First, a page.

To be able to access my online Google Drive folder from Ubuntu, I installed two GNOME packages:

sudo apt install gnome-control-center gnome-online-accounts

Now if I open the Dash and write "settings", I see two different icons: "Settings" and "System Settings". It is not possible to open both of them at the same time, so I assume that "Settings" was meant to replace "System Settings" (after installing the two GNOME packages).

Is there any way to delete "System Settings", so that only "Settings" remain?

  • If you landed here from a Google search and just wanted to eliminate the seemingly duplicate functions see my answer here.
    – Elder Geek
    Jul 17, 2018 at 15:18

3 Answers 3


You can tweak these via the .desktop files (mostly) in the /usr/share/applications/ folder and you need Root/Admin priviledges for this purpose.

For instance, if you're sure, they are duplicate and this is the one you don't want, you can open the file unity-control-center.desktop there, and -as a safer method- merely add the line Hidden=true and/or NoDisplay=true instead of deleting it.

  • 1
    I am a linux beginner and I would rather not do anything requiring root/admin (and I don't even understand what you wrote). I thought that there could be some easy way to fix this issue as certainly many users need to access their google drive files. If there is no easy way to fix this then I would rather ignore it.
    – plohhi
    Nov 12, 2016 at 12:21
  • There's no way to make such system modifications without using admin powers (this is so also in windoze nowadays - they're learning) and you can either choose leaving them or as a shortcut open Terminal app, enter sudo gedit /usr/share/applications/unity-control-center.desktop followed by your password when prompted, and then make it invisible as above.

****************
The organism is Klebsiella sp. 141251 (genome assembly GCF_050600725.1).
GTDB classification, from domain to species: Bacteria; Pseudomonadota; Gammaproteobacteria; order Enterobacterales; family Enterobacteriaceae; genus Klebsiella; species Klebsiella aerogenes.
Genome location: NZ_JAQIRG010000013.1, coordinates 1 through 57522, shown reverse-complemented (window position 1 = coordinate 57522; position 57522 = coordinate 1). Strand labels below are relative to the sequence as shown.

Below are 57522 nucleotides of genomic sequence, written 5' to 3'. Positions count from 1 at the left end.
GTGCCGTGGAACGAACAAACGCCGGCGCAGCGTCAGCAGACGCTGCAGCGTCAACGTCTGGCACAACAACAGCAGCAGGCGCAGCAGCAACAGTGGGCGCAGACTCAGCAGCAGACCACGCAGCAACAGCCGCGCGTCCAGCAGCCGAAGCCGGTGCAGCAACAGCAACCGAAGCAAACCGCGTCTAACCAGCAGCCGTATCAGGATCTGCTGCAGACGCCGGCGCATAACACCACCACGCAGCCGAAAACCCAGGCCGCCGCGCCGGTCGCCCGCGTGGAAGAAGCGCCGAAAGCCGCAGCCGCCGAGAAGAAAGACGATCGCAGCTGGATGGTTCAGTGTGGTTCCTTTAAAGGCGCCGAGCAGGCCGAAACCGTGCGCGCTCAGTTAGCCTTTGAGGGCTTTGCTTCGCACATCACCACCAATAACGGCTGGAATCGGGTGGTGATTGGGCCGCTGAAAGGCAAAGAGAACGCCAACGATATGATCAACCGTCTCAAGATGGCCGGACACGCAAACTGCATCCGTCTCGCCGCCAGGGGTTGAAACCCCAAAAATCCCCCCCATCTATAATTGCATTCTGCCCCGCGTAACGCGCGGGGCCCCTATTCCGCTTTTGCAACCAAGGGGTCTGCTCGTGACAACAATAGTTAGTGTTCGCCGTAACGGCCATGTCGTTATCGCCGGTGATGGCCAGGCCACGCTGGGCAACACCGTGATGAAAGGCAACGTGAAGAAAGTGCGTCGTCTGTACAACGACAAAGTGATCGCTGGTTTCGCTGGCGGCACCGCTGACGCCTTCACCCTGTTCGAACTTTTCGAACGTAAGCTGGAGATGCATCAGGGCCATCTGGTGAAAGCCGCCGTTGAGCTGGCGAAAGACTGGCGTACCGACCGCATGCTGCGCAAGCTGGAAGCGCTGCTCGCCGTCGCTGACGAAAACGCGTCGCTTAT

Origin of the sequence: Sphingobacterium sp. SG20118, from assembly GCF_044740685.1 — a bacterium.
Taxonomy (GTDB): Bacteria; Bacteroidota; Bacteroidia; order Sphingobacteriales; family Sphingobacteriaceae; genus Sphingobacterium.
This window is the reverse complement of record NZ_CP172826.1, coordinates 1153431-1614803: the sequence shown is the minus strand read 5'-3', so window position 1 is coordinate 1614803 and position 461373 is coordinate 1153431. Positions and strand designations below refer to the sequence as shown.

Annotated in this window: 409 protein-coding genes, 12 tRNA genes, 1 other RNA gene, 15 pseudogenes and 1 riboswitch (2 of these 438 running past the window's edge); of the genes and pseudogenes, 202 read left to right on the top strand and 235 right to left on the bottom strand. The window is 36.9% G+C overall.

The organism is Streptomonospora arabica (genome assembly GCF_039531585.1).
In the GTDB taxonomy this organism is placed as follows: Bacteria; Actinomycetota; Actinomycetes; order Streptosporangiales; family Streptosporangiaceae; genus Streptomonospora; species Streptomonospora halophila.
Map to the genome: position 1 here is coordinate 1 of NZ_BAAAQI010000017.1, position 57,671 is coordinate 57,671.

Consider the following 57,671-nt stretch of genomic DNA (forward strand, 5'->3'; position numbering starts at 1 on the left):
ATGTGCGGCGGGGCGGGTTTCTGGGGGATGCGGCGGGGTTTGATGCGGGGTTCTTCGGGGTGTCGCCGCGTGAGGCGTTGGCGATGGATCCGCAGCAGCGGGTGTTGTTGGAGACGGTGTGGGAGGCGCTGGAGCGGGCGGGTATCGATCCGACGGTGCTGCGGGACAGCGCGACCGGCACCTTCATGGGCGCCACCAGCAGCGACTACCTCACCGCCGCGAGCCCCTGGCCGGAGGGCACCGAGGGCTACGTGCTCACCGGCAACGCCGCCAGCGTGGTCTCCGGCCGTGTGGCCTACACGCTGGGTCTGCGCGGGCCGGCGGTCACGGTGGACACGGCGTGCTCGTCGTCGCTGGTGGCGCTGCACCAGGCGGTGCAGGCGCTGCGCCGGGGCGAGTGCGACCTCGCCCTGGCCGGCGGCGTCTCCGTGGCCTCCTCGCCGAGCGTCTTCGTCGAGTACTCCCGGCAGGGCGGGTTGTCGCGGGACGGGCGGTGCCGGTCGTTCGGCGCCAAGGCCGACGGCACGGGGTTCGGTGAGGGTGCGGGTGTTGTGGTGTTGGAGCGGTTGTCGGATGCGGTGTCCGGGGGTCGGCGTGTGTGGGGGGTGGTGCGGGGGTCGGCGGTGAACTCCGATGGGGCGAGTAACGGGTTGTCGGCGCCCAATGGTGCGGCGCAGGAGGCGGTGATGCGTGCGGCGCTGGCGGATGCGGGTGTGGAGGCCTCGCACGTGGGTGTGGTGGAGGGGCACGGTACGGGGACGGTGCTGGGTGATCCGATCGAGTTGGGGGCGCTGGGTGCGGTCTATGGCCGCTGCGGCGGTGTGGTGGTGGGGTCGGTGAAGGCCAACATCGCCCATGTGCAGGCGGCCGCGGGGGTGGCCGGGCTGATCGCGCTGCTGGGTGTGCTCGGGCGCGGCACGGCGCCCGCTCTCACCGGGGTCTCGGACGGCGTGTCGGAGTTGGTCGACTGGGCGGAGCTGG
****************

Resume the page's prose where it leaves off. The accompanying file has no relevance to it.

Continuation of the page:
– Sadi
    Nov 12, 2016 at 12:29
  • 1
    And as a Linux beginner if you find that Gnome's solution to the lack of an official Google Drive client app for Linux is short of your expectations, you can also try this: thefanclub.co.za/overgrive And if you're satisfied, you can get rid of those two packages ;-)
    – Sadi
    Nov 12, 2016 at 12:36

You can delete unity-control-center (the default system settings) by using sudo apt-get remove unity-control-center Careful though, this could cause problems.


Yes. After an upgrade to 16.04 from 14.04 I too had both "Settings" and "System Settings" showing up on my menu. I determined what programs they actually were by launching them one at a time and checking the output of ps -ax I found that on my system, "Settings" corresponded to gnome-control-center and "System Settings" corresponded to unity-control-center in my case I wasn't using gnome online accounts so I removed gnome-control-center .

In your specific case you'd think you'd want to remove the other one(unity-control-center) as indicated by this answer. I wouldn't recommend it though as on my system doing so resulted in strange results like being unable to get screen information from displays and it also removes the ubuntu-desktop package. If it's not too annoying, I would recommend that you just ignore it as you could easily end up missing several packages you've come to depend on that are dependencies of the ubuntu-desktop meta package that are not dependencies of the gnome-control-center package the next time you did a sudo apt autoremove

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